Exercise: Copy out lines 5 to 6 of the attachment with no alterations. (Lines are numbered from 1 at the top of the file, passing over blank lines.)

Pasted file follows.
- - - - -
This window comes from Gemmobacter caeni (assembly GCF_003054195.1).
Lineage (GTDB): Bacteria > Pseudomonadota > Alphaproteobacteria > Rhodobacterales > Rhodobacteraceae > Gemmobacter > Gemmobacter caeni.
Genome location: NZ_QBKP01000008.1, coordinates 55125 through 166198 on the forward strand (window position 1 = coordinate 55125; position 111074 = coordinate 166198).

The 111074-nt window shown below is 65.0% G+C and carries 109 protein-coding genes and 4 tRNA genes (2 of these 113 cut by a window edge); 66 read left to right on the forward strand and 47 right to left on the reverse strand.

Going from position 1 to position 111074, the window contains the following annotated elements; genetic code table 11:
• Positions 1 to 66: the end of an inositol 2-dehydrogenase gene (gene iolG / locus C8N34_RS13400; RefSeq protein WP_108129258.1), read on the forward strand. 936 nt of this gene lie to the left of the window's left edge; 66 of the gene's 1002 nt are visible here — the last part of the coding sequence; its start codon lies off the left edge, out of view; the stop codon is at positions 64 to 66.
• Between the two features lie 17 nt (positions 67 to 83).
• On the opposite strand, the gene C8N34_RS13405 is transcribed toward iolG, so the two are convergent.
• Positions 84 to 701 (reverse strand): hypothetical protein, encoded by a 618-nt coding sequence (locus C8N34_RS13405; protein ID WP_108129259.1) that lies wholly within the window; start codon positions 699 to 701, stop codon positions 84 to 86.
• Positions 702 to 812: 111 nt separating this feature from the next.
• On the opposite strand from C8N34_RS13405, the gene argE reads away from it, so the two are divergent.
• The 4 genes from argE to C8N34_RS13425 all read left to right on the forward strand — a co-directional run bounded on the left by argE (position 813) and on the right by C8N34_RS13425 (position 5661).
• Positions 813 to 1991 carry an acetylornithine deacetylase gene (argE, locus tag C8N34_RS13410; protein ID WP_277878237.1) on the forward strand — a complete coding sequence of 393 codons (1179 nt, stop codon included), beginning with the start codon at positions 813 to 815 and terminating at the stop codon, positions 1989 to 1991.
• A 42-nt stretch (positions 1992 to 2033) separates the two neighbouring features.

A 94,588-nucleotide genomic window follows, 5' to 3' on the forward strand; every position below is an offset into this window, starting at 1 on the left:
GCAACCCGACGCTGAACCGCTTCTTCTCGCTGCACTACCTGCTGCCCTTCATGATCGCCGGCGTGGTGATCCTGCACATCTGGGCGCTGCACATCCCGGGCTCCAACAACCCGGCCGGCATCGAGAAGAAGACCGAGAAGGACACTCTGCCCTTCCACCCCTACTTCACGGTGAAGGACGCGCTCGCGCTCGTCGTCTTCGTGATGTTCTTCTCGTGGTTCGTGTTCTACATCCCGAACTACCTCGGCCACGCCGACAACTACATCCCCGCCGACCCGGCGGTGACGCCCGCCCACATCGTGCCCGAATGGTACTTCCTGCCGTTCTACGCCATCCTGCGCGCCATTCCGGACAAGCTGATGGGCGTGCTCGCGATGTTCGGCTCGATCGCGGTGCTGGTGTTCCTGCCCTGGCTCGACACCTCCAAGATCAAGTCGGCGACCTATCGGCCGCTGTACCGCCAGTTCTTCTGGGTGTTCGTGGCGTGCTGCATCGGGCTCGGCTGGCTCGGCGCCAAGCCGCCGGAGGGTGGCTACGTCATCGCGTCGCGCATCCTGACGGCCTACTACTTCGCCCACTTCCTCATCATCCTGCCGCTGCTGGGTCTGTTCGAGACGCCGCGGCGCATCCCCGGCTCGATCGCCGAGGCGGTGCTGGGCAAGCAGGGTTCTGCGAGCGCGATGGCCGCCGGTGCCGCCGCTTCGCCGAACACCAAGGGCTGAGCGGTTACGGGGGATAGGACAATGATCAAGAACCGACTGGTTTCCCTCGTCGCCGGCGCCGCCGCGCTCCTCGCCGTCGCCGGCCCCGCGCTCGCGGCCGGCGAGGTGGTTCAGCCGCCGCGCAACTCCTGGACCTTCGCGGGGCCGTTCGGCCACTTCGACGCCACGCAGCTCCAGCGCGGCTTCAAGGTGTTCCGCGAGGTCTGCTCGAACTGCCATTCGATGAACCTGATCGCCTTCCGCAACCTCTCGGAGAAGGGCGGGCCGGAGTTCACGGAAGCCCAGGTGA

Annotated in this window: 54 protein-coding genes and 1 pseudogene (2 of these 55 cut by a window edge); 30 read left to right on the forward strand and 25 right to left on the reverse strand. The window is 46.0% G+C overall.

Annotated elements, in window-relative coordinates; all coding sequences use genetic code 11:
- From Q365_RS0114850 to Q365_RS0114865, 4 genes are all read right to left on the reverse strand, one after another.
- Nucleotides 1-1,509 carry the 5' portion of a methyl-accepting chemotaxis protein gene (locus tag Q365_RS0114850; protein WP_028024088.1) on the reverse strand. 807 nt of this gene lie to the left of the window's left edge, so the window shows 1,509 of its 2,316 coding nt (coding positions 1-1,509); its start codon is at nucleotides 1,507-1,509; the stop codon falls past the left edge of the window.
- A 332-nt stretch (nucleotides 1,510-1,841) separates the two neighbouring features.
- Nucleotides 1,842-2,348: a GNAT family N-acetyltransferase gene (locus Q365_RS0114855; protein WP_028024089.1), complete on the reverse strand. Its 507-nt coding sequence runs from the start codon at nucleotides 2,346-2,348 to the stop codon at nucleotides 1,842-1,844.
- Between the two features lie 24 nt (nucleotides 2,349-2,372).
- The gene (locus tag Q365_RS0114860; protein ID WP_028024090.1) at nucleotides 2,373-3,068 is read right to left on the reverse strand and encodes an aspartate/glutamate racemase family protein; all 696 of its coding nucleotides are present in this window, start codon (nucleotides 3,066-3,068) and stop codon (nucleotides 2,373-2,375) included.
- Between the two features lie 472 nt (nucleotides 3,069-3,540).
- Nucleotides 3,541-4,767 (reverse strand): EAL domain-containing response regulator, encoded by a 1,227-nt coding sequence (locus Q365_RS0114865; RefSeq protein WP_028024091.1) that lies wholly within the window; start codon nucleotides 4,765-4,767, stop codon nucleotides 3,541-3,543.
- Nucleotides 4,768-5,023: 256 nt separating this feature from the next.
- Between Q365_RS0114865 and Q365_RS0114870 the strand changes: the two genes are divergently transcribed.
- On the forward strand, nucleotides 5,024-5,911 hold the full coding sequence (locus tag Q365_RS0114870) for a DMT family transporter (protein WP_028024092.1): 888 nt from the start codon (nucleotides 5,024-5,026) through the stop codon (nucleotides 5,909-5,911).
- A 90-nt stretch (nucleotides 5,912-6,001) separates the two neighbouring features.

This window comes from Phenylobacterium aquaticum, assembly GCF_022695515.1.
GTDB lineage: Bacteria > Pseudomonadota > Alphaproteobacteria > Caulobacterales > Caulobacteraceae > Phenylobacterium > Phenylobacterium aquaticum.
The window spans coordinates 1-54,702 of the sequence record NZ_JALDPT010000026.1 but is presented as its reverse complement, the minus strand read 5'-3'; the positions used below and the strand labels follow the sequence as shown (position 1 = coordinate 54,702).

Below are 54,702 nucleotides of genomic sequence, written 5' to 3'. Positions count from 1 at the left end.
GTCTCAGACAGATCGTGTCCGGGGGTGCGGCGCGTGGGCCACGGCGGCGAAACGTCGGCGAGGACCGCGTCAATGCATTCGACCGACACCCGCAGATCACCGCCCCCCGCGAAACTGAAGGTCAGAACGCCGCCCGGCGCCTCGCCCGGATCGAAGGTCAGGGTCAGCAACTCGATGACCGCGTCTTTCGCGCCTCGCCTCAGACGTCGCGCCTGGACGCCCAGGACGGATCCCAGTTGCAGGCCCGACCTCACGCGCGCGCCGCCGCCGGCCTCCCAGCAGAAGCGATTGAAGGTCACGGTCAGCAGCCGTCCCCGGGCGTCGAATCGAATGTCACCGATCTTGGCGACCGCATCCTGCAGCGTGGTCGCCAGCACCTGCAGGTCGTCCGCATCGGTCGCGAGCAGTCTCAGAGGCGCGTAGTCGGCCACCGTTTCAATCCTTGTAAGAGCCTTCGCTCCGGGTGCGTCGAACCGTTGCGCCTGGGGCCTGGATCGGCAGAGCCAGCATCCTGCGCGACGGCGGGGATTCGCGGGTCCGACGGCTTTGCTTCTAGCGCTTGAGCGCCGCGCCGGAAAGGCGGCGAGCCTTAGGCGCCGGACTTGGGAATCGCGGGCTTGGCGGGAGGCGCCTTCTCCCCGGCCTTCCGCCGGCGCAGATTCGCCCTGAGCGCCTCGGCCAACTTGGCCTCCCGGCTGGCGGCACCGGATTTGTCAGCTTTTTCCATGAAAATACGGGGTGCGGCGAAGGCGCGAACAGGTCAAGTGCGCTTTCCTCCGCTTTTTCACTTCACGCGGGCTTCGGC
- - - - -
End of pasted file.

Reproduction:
Going from position 1 to position 111074, the window contains the following annotated elements; genetic code table 11:
• Positions 1 to 66: the end of an inositol 2-dehydrogenase gene (gene iolG / locus C8N34_RS13400; RefSeq protein WP_108129258.1), read on the forward strand. 936 nt of this gene lie to the left of the window's left edge; 66 of the gene's 1002 nt are visible here — the last part of the coding sequence; its start codon lies off the left edge, out of view; the stop codon is at positions 64 to 66.